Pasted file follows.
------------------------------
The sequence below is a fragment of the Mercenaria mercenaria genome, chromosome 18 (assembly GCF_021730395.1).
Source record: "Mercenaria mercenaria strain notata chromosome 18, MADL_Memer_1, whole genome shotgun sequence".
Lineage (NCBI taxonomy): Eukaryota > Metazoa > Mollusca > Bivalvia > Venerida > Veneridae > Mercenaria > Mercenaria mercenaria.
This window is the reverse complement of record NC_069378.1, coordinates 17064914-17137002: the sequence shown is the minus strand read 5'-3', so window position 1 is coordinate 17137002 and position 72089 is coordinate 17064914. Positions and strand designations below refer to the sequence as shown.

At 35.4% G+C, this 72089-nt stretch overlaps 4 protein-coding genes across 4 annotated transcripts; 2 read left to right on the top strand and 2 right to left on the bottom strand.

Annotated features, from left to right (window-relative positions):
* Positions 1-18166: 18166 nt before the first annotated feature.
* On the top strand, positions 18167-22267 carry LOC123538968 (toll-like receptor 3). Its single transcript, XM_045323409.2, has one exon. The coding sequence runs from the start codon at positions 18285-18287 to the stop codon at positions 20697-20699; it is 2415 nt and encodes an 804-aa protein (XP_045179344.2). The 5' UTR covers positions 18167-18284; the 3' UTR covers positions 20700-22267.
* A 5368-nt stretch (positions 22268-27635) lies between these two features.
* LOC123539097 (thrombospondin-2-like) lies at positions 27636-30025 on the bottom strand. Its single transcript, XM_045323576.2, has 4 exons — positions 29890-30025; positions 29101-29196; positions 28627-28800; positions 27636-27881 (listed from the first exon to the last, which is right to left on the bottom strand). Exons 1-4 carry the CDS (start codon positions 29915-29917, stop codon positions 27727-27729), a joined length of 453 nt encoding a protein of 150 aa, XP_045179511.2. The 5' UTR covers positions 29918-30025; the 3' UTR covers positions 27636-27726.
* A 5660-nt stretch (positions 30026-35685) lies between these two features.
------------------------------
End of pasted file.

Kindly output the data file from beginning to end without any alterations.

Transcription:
The sequence below is a fragment of the Mercenaria mercenaria genome, chromosome 18 (assembly GCF_021730395.1).
Source record: "Mercenaria mercenaria strain notata chromosome 18, MADL_Memer_1, whole genome shotgun sequence".
Lineage (NCBI taxonomy): Eukaryota > Metazoa > Mollusca > Bivalvia > Venerida > Veneridae > Mercenaria > Mercenaria mercenaria.
This window is the reverse complement of record NC_069378.1, coordinates 17064914-17137002: the sequence shown is the minus strand read 5'-3', so window position 1 is coordinate 17137002 and position 72089 is coordinate 17064914. Positions and strand designations below refer to the sequence as shown.

At 35.4% G+C, this 72089-nt stretch overlaps 4 protein-coding genes across 4 annotated transcripts; 2 read left to right on the top strand and 2 right to left on the bottom strand.

Annotated features, from left to right (window-relative positions):
* Positions 1-18166: 18166 nt before the first annotated feature.
* On the top strand, positions 18167-22267 carry LOC123538968 (toll-like receptor 3). Its single transcript, XM_045323409.2, has one exon. The coding sequence runs from the start codon at positions 18285-18287 to the stop codon at positions 20697-20699; it is 2415 nt and encodes an 804-aa protein (XP_045179344.2). The 5' UTR covers positions 18167-18284; the 3' UTR covers positions 20700-22267.
* A 5368-nt stretch (positions 22268-27635) lies between these two features.
* LOC123539097 (thrombospondin-2-like) lies at positions 27636-30025 on the bottom strand. Its single transcript, XM_045323576.2, has 4 exons — positions 29890-30025; positions 29101-29196; positions 28627-28800; positions 27636-27881 (listed from the first exon to the last, which is right to left on the bottom strand). Exons 1-4 carry the CDS (start codon positions 29915-29917, stop codon positions 27727-27729), a joined length of 453 nt encoding a protein of 150 aa, XP_045179511.2. The 5' UTR covers positions 29918-30025; the 3' UTR covers positions 27636-27726.
* A 5660-nt stretch (positions 30026-35685) lies between these two features.